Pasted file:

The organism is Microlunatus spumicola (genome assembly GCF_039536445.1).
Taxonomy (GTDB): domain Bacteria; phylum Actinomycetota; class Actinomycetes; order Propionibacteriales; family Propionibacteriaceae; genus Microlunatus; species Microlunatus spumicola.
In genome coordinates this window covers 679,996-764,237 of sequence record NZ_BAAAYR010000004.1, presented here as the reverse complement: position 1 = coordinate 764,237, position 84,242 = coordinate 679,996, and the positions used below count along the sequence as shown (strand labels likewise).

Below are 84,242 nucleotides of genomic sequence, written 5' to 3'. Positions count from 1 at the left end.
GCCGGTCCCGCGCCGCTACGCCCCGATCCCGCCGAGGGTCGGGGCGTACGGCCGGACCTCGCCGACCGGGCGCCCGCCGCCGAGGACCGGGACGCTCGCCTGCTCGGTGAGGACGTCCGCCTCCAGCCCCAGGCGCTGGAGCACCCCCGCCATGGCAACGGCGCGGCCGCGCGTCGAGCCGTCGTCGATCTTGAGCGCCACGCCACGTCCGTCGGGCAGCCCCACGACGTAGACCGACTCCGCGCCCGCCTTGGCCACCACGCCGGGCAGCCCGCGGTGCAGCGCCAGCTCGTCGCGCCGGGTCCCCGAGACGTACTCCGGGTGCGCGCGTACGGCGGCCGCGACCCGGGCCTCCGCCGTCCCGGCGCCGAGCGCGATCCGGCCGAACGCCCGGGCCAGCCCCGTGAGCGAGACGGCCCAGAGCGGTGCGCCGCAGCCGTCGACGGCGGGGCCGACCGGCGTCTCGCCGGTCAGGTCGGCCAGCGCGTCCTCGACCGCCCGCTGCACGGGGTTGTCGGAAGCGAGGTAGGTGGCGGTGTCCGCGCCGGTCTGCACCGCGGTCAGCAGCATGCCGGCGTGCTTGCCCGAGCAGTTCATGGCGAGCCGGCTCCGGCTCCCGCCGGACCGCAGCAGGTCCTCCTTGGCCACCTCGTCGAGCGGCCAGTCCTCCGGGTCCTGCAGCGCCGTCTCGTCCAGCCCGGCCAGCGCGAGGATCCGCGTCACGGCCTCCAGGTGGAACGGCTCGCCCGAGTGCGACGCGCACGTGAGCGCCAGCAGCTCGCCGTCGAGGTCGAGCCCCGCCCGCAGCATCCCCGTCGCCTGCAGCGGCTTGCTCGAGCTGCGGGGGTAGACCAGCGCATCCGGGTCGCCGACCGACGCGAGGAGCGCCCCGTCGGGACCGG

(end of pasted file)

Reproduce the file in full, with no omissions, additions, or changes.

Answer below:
The organism is Microlunatus spumicola (genome assembly GCF_039536445.1).
Taxonomy (GTDB): domain Bacteria; phylum Actinomycetota; class Actinomycetes; order Propionibacteriales; family Propionibacteriaceae; genus Microlunatus; species Microlunatus spumicola.
In genome coordinates this window covers 679,996-764,237 of sequence record NZ_BAAAYR010000004.1, presented here as the reverse complement: position 1 = coordinate 764,237, position 84,242 = coordinate 679,996, and the positions used below count along the sequence as shown (strand labels likewise).

Below are 84,242 nucleotides of genomic sequence, written 5' to 3'. Positions count from 1 at the left end.
GCCGGTCCCGCGCCGCTACGCCCCGATCCCGCCGAGGGTCGGGGCGTACGGCCGGACCTCGCCGACCGGGCGCCCGCCGCCGAGGACCGGGACGCTCGCCTGCTCGGTGAGGACGTCCGCCTCCAGCCCCAGGCGCTGGAGCACCCCCGCCATGGCAACGGCGCGGCCGCGCGTCGAGCCGTCGTCGATCTTGAGCGCCACGCCACGTCCGTCGGGCAGCCCCACGACGTAGACCGACTCCGCGCCCGCCTTGGCCACCACGCCGGGCAGCCCGCGGTGCAGCGCCAGCTCGTCGCGCCGGGTCCCCGAGACGTACTCCGGGTGCGCGCGTACGGCGGCCGCGACCCGGGCCTCCGCCGTCCCGGCGCCGAGCGCGATCCGGCCGAACGCCCGGGCCAGCCCCGTGAGCGAGACGGCCCAGAGCGGTGCGCCGCAGCCGTCGACGGCGGGGCCGACCGGCGTCTCGCCGGTCAGGTCGGCCAGCGCGTCCTCGACCGCCCGCTGCACGGGGTTGTCGGAAGCGAGGTAGGTGGCGGTGTCCGCGCCGGTCTGCACCGCGGTCAGCAGCATGCCGGCGTGCTTGCCCGAGCAGTTCATGGCGAGCCGGCTCCGGCTCCCGCCGGACCGCAGCAGGTCCTCCTTGGCCACCTCGTCGAGCGGCCAGTCCTCCGGGTCCTGCAGCGCCGTCTCGTCCAGCCCGGCCAGCGCGAGGATCCGCGTCACGGCCTCCAGGTGGAACGGCTCGCCCGAGTGCGACGCGCACGTGAGCGCCAGCAGCTCGCCGTCGAGGTCGAGCCCCGCCCGCAGCATCCCCGTCGCCTGCAGCGGCTTGCTCGAGCTGCGGGGGTAGACCAGCGCATCCGGGTCGCCGACCGACGCGAGGAGCGCCCCGTCGGGACCGG